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Guide: Building a PC

January 31, 2017

college student has laptop, but there are many limitations to what a laptop is capable of, such as processing power and storage space, as well as ergonomics and comfort. In these cases, a desktop is the best choice.  Desktops can be bought pre-built, or they can be purchased as individual parts. Building a PC yourself is often the best way to go because you can save money and customize your machine to fit your budget and meet all of the performance benchmarks that you need, whether it is for gaming applications, video or music recording and editing, or any other use case. It’s also a lot of fun to build your own machine to your own specifications. In this guide, I’ll discuss necessary components as well as general assembly and resources for construction of your machine, but will exclude peripherals such as monitor, mouse, keyboard, etc. The final cost of the machine will vary depending on the what components are selected based on the consumer’s needs and budget; desktops can range from $500 to $5000.

 

Case:

First and foremost, you’ll need a case to house your components. Cases are important because they house all the individual parts of your computer. It provides all the necessary mounts as well as cable management for most of your components. They are one of the cheaper parts of your machine, and can be acquired for less than $50.

 

Motherboard:

This is one of the most important pieces of your machine; the motherboard is the foundation that all of your other components operate off of. It contains all of the necessary ports and connections that your components will need to function, as well as the input/ output ports that you will use when using your computer. This is one of the more expensive components, costing around $200 for a decent model.

 

CPU:

The processor is another major part of your computer. This is essentially the “brain” of your machine, performing all the computation and processing for your computer that it needs to function properly. This another major budget hog, going for around $200. This price can vary depending on if the CPU is capable of overclocking, which is good for gaming when you want to maximize your machine’s performance.

 

Memory:

Memory is another important asset for your computer. This is the temporary form of memory, called RAM, used for storing information that your computer actively needs to run programs.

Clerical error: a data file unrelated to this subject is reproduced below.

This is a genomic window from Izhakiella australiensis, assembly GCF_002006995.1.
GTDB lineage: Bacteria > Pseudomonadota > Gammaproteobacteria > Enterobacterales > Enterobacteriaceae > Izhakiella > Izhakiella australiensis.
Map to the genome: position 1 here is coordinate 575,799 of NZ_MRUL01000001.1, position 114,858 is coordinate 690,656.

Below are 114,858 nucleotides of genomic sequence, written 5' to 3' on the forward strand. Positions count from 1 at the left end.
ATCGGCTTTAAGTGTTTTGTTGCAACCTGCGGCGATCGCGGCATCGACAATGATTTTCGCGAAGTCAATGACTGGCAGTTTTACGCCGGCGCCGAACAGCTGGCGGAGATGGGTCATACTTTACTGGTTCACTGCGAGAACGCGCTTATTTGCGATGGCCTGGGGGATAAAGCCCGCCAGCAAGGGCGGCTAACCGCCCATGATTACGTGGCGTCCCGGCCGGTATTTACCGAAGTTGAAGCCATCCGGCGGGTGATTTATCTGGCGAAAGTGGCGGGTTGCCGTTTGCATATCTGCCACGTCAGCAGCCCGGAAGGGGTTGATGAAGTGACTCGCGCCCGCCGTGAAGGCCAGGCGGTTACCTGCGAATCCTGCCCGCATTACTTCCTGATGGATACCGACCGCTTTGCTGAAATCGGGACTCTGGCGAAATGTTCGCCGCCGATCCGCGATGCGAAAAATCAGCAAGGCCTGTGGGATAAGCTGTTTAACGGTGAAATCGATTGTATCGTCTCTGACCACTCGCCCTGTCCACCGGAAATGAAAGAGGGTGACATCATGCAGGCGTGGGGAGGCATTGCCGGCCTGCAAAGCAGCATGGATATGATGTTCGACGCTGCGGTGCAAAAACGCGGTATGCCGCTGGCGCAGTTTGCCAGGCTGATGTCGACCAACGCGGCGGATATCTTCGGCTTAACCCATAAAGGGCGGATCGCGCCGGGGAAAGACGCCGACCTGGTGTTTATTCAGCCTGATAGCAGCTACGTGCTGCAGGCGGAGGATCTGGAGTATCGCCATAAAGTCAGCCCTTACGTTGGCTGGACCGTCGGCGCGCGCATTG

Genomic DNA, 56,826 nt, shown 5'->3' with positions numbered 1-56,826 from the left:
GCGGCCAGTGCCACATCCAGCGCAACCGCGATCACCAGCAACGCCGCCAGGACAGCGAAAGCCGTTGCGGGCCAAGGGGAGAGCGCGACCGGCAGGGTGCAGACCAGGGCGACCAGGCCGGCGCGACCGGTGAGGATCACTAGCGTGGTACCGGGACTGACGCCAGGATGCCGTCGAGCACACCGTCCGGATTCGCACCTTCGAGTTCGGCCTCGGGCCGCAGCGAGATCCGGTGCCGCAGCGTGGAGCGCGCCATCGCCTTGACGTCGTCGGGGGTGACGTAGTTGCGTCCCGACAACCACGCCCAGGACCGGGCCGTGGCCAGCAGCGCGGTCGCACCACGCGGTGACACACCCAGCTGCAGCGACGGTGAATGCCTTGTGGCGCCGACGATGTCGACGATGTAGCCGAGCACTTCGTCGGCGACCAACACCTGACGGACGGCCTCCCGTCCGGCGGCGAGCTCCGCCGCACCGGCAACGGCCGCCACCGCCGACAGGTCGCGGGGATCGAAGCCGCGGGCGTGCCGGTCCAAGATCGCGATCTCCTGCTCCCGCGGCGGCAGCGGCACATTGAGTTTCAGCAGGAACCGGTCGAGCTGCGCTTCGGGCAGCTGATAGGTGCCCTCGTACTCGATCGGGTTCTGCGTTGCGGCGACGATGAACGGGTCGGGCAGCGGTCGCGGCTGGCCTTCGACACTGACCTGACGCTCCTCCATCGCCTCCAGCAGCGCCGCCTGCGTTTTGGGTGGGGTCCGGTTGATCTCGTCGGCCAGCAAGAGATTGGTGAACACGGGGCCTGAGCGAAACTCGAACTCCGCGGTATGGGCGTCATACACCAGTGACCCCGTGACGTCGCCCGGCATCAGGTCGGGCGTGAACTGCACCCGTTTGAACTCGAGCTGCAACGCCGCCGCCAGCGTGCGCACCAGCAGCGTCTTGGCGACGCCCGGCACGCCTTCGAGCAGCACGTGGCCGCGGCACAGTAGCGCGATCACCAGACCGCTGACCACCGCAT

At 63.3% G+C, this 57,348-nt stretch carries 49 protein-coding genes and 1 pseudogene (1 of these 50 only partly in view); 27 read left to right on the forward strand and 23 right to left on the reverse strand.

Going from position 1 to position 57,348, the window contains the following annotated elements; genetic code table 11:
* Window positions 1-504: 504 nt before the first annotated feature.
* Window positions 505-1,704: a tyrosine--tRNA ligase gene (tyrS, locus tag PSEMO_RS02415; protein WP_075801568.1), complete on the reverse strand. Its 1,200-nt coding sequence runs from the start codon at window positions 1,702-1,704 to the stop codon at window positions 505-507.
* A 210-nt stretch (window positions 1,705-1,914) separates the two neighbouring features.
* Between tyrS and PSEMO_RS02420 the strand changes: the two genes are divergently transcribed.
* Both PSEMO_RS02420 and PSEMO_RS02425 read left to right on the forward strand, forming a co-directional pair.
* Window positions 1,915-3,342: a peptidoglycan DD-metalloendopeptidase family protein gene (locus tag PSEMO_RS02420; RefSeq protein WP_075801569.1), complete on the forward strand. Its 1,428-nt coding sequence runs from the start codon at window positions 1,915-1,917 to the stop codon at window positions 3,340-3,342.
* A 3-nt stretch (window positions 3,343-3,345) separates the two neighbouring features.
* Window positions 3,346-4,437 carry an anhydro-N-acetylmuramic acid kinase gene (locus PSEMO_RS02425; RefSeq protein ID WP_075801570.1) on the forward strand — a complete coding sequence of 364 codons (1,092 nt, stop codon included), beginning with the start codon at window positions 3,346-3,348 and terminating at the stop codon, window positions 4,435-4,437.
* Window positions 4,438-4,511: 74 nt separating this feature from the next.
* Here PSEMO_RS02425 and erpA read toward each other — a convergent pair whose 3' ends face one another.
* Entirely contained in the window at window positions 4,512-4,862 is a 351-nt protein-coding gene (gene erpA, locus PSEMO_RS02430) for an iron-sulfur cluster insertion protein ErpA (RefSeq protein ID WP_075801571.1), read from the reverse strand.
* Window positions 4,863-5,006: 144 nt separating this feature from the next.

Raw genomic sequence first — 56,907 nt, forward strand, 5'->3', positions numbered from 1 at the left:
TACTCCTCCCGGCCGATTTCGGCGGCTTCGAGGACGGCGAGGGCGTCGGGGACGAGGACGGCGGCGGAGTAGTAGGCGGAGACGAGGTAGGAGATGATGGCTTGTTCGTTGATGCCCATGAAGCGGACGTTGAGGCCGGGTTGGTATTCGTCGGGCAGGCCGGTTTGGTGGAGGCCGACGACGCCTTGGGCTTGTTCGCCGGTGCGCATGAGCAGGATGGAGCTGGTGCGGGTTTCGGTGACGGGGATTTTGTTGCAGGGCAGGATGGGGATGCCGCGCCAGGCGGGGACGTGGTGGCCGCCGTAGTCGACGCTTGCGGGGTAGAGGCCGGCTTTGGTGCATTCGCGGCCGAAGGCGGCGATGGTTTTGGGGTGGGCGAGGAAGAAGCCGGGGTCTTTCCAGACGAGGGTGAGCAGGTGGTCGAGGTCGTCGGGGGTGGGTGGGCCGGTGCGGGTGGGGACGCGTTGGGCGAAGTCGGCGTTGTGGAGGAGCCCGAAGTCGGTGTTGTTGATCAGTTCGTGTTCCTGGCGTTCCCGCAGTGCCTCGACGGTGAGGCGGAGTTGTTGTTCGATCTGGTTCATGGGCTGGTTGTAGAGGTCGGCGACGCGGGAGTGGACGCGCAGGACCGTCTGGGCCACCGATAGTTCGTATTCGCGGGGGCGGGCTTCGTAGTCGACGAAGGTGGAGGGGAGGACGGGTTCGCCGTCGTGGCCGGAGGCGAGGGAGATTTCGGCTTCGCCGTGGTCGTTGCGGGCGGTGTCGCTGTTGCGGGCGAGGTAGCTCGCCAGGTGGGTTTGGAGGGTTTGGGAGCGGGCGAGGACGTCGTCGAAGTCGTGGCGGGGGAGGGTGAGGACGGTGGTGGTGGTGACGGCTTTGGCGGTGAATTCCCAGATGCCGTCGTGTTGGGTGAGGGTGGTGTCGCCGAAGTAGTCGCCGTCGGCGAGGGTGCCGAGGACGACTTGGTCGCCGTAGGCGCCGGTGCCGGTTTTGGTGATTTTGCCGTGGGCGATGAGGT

This part comes in sticks that insert directly into the motherboard, ranging from 2 to 16 gigabytes of RAM per stick. Most motherboards have four ports for memory sticks. 8 gigabytes are generally enough for most programs, but some applications can require more RAM, such as gaming or any image or video rendering software, such as Sony VEGAS or AutoCAD. Two 4 gigabyte sticks of RAM costs about $50.

 

Storage:

As opposed to RAM, your storage is where you put files you want to save permanently. There are two major types of storage drives: hard-disk, which is the traditional design, and solid state, which is the new type that offers faster, quieter operation but is much more expensive for less storage. A good option is to get a solid state drive with less space to store higher demand programs that you use frequently, and a hard drive with more space to store programs and files that aren’t accessed very often. A 250 gigabyte solid state drive will run you about $100, while a 1 terabyte hard drive will be about $50.

GPU (optional):

A graphics processor, or video card, is another component that supports the CPU and other components by handling more of the graphics related demands of gaming or video recording and editing. They come in measurements of memory, starting at 2 gigabytes, all the way to 16 gigabytes, which is for very high demand programs. A 4 gigabyte video card is about $150.

 

Cooling:

Cooling is an important part of your PC. There are two methods: air or water cooled. For low demand machines, a couple of case fans will be sufficient to keep your machine cool; however, for higher demand applications such as gaming, a CPU and GPU air-cooler or even water cooling could be necessary to maintain optimal operating temperatures.

 

Power Supply:

The final component is the power supply. This should be chosen last, after you determine the power consumption of the previous components so you can choose the proper wattage supply to power your machine adequately. A 500-watt power supply will run about $40.

 

Assembly and Setup:

This guide won’t give exact instructions on assembly, but rather some recommendations for construction. Most of the components will come with specific instructions that should be followed to ensure installation is done properly. The OS for your system will also have to be installed, so that you can use your desktop. YouTube has a ton of videos that show step-by-step how to put your machine together as well as videos for software setup and configuration.

 

Resources:

PCPartPicker.com is a website that allows you to create and save a custom PC build, enabling you to keep track of all your components, total price, part compatibility, and your power consumption for choosing a power supply. It expedites the process of building a PC enormously. LinusTechTips is a great YouTube channel for anything PC related, such as instructional build videos, product reviews, and much more.

 

Hopefully this guide was informative for those considering building a PC or introduced you to what building a PC entails. Good luck on your future builds!

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